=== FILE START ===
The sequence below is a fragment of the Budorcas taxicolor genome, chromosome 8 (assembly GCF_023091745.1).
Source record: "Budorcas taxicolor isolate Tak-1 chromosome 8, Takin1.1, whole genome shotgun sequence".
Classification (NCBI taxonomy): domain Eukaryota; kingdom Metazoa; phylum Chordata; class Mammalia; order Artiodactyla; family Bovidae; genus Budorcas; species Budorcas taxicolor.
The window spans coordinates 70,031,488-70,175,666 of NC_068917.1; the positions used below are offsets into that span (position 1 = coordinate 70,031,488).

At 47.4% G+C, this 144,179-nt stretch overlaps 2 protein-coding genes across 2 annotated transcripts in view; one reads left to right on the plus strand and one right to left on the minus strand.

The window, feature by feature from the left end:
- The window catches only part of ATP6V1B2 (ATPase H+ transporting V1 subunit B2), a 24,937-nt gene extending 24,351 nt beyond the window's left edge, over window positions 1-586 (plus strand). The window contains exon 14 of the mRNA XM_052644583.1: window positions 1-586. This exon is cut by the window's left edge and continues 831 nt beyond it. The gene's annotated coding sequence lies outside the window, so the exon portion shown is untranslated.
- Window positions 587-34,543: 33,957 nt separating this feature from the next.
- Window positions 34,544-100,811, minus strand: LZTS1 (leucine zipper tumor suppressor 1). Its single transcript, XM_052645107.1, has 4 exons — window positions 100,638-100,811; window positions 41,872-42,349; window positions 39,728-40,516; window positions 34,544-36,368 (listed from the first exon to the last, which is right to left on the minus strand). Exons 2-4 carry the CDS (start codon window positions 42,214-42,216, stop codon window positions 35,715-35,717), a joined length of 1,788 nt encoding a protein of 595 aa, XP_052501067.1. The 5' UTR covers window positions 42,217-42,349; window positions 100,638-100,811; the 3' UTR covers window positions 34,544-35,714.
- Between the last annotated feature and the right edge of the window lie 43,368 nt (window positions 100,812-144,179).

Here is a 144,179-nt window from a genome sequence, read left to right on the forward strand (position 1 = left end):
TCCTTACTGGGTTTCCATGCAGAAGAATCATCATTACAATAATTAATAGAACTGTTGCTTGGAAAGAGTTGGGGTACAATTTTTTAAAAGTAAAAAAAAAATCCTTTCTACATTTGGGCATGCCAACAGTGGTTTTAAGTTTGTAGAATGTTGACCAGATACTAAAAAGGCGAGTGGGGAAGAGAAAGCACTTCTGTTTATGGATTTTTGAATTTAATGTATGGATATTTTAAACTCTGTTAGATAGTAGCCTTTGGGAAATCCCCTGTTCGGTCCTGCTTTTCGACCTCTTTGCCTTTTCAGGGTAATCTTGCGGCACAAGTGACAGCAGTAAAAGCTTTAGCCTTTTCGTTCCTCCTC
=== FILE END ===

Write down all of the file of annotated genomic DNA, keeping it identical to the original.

The sequence below is a fragment of the Budorcas taxicolor genome, chromosome 8 (assembly GCF_023091745.1).
Source record: "Budorcas taxicolor isolate Tak-1 chromosome 8, Takin1.1, whole genome shotgun sequence".
Classification (NCBI taxonomy): domain Eukaryota; kingdom Metazoa; phylum Chordata; class Mammalia; order Artiodactyla; family Bovidae; genus Budorcas; species Budorcas taxicolor.
The window spans coordinates 70,031,488-70,175,666 of NC_068917.1; the positions used below are offsets into that span (position 1 = coordinate 70,031,488).

At 47.4% G+C, this 144,179-nt stretch overlaps 2 protein-coding genes across 2 annotated transcripts in view; one reads left to right on the plus strand and one right to left on the minus strand.

The window, feature by feature from the left end:
- The window catches only part of ATP6V1B2 (ATPase H+ transporting V1 subunit B2), a 24,937-nt gene extending 24,351 nt beyond the window's left edge, over window positions 1-586 (plus strand). The window contains exon 14 of the mRNA XM_052644583.1: window positions 1-586. This exon is cut by the window's left edge and continues 831 nt beyond it. The gene's annotated coding sequence lies outside the window, so the exon portion shown is untranslated.
- Window positions 587-34,543: 33,957 nt separating this feature from the next.
- Window positions 34,544-100,811, minus strand: LZTS1 (leucine zipper tumor suppressor 1). Its single transcript, XM_052645107.1, has 4 exons — window positions 100,638-100,811; window positions 41,872-42,349; window positions 39,728-40,516; window positions 34,544-36,368 (listed from the first exon to the last, which is right to left on the minus strand). Exons 2-4 carry the CDS (start codon window positions 42,214-42,216, stop codon window positions 35,715-35,717), a joined length of 1,788 nt encoding a protein of 595 aa, XP_052501067.1. The 5' UTR covers window positions 42,217-42,349; window positions 100,638-100,811; the 3' UTR covers window positions 34,544-35,714.
- Between the last annotated feature and the right edge of the window lie 43,368 nt (window positions 100,812-144,179).

Here is a 144,179-nt window from a genome sequence, read left to right on the forward strand (position 1 = left end):
TCCTTACTGGGTTTCCATGCAGAAGAATCATCATTACAATAATTAATAGAACTGTTGCTTGGAAAGAGTTGGGGTACAATTTTTTAAAAGTAAAAAAAAAATCCTTTCTACATTTGGGCATGCCAACAGTGGTTTTAAGTTTGTAGAATGTTGACCAGATACTAAAAAGGCGAGTGGGGAAGAGAAAGCACTTCTGTTTATGGATTTTTGAATTTAATGTATGGATATTTTAAACTCTGTTAGATAGTAGCCTTTGGGAAATCCCCTGTTCGGTCCTGCTTTTCGACCTCTTTGCCTTTTCAGGGTAATCTTGCGGCACAAGTGACAGCAGTAAAAGCTTTAGCCTTTTCGTTCCTCCTC